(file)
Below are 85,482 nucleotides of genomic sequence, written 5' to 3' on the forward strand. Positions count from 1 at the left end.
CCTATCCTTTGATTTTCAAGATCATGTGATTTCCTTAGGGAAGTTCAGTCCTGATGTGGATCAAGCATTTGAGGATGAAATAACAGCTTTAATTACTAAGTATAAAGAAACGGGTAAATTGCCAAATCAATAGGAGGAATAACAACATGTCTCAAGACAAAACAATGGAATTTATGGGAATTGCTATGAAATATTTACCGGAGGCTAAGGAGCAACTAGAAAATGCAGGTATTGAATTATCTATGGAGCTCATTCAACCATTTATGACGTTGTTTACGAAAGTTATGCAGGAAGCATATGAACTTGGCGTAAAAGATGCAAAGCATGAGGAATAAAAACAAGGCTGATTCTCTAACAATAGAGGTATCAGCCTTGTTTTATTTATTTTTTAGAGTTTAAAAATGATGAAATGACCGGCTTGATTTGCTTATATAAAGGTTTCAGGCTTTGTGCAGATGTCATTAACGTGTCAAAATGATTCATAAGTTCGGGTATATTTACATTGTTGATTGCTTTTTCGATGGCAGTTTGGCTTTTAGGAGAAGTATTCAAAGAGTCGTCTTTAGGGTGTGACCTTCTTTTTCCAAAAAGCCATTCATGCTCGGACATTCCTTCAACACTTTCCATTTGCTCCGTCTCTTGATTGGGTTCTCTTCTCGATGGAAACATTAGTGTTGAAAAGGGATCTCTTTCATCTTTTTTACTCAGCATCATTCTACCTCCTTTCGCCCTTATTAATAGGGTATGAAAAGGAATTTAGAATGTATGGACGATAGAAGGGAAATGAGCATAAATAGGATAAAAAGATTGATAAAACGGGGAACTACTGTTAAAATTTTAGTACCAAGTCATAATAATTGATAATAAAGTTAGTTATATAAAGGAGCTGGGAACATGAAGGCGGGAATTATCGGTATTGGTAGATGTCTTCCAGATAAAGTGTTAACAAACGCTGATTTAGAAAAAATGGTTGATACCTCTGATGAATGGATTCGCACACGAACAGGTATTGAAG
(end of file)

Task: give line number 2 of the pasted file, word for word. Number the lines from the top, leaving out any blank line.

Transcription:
CCTATCCTTTGATTTTCAAGATCATGTGATTTCCTTAGGGAAGTTCAGTCCTGATGTGGATCAAGCATTTGAGGATGAAATAACAGCTTTAATTACTAAGTATAAAGAAACGGGTAAATTGCCAAATCAATAGGAGGAATAACAACATGTCTCAAGACAAAACAATGGAATTTATGGGAATTGCTATGAAATATTTACCGGAGGCTAAGGAGCAACTAGAAAATGCAGGTATTGAATTATCTATGGAGCTCATTCAACCATTTATGACGTTGTTTACGAAAGTTATGCAGGAAGCATATGAACTTGGCGTAAAAGATGCAAAGCATGAGGAATAAAAACAAGGCTGATTCTCTAACAATAGAGGTATCAGCCTTGTTTTATTTATTTTTTAGAGTTTAAAAATGATGAAATGACCGGCTTGATTTGCTTATATAAAGGTTTCAGGCTTTGTGCAGATGTCATTAACGTGTCAAAATGATTCATAAGTTCGGGTATATTTACATTGTTGATTGCTTTTTCGATGGCAGTTTGGCTTTTAGGAGAAGTATTCAAAGAGTCGTCTTTAGGGTGTGACCTTCTTTTTCCAAAAAGCCATTCATGCTCGGACATTCCTTCAACACTTTCCATTTGCTCCGTCTCTTGATTGGGTTCTCTTCTCGATGGAAACATTAGTGTTGAAAAGGGATCTCTTTCATCTTTTTTACTCAGCATCATTCTACCTCCTTTCGCCCTTATTAATAGGGTATGAAAAGGAATTTAGAATGTATGGACGATAGAAGGGAAATGAGCATAAATAGGATAAAAAGATTGATAAAACGGGGAACTACTGTTAAAATTTTAGTACCAAGTCATAATAATTGATAATAAAGTTAGTTATATAAAGGAGCTGGGAACATGAAGGCGGGAATTATCGGTATTGGTAGATGTCTTCCAGATAAAGTGTTAACAAACGCTGATTTAGAAAAAATGGTTGATACCTCTGATGAATGGATTCGCACACGAACAGGTATTGAAG